Seems like many of these folks call the music Bryan, Christopher, Andra and I are doing "progressive" for one reason or another. I suspect it has to do with theology, but also what I'd call a sensibility. An underlying intention that the songs be singable, inclusive, meaningful and serve a particular moment in worship really well.

Part of the SHIFT event will be offering alternatives, sharing songs that serve worship and also empowering local writers and musicians to step up and create!

Bryan Sirchio has a great start to the conversation about what "progressive" might possibly mean on his blogsite which people can access at the PCAN (Progressive Christian Artists Network) Facebook group. All are welcome.

What genres of music will be important for progressive Christian music?

Good question. All genres. There is no musical style that is universally progressive. (Except of course, hardcore death metal bagpipe polka music. That'll never die). I just think there is nothing normative about worship music style; it's all community culture. What's good is based on your context.

What's cutting edge for your church may not work down the block, and certainly not a few states away.

One of my pet peeves is the classifying of faithful worship based on personal musical taste. If anything, the Jesus of the gospels seems to call people to give up their preferences for the sake of Love. Besides, anchor your "faithful" worship on the hot trends in music now and it will be rotten and smelly in 18 months. Trends are just that, trends. Here's the thing, though: Though our music may sound like anything you can dream up, our groundedness for worship is ancient. And that's where the difference is in the evaluation of what's excellent for worship.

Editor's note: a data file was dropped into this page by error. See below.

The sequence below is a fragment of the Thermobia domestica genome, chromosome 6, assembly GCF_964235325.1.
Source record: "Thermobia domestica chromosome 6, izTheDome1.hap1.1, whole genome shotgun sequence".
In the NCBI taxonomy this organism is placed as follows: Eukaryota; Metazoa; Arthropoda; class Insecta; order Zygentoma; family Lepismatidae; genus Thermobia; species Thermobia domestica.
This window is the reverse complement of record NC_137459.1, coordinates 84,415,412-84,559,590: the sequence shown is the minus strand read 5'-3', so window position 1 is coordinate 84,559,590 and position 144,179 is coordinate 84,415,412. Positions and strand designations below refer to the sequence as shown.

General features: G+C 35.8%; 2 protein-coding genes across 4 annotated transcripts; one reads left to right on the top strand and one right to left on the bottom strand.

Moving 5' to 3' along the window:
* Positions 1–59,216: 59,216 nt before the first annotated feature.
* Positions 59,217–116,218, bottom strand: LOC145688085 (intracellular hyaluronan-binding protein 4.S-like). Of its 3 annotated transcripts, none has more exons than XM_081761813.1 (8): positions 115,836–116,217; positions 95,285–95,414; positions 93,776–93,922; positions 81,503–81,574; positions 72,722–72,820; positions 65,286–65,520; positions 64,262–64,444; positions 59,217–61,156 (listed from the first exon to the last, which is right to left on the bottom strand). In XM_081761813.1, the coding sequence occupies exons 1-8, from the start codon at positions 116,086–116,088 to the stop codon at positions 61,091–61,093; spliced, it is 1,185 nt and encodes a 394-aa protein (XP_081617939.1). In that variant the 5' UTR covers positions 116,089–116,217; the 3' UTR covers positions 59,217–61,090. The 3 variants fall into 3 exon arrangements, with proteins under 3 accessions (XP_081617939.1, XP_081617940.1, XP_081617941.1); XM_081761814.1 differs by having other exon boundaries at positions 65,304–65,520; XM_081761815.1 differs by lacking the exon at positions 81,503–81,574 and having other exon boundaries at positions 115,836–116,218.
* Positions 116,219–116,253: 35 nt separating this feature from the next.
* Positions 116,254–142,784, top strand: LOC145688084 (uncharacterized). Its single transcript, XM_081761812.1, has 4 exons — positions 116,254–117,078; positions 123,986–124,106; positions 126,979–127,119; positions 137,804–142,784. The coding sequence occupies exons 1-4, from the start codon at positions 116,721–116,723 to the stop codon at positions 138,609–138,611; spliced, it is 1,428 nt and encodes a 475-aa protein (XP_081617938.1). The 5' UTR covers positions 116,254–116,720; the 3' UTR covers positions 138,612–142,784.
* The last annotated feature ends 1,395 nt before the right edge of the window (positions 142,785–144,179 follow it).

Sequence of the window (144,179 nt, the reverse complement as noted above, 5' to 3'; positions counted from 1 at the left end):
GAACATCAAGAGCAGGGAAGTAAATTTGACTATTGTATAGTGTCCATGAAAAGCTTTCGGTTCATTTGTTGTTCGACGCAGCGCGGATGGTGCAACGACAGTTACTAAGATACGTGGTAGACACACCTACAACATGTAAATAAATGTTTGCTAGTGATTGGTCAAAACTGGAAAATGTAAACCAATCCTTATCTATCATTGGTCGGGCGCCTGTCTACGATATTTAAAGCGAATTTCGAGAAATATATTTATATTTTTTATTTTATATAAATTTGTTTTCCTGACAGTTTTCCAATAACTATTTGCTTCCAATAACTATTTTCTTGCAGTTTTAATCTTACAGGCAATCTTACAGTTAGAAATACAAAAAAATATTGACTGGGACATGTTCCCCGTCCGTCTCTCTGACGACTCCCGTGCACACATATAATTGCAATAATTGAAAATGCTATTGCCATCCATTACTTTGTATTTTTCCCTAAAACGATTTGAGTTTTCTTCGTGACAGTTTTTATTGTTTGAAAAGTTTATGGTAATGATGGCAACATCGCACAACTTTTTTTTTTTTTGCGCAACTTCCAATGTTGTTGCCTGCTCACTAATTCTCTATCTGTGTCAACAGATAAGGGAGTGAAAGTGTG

I personally hear what I'd call great "progressive" music afoot in the realms of rock, techno, country, folk, choral, neo-classical and 21st-century chant. I've even discovered some mind-blowing stuff happening in the genre of Finnish-American folk music. kaivama.com

What place, if any, does contemplative music (e.g. Taize) have in progressive music?

Songs from Taize, France and from Iona, Scotland are among the most powerful songs I've ever sung with a community. Any song that serves the moment can be "progressive" if it invites an encounter with the Living God. One of the marks of the progressive movement may be that we are open to the most excellent music, whatever style.

Maybe one could ask: "What does a great contemplative song allow or invite a community to experience?" or "What does a great rock song evoke for a community?" or "What does the moment of Offering in a worship service call for in us? And what style of song would best serve that moment?"

What kind of shifts will you be talking about at Shift?

The evolution of the interpretation of our tradition over the last 500 years. A shift in how people of God understand Bible, revelation, religion, politics, sexuality, technology, economics. A change from being consumers to being producers, as Rev. Nadia of Colorado says. A shift in what we require of people for faithfulness, perhaps. We'll talk about how the local church looks now compared to a decade ago. We'll talk about the fear of change and what that means for the local church.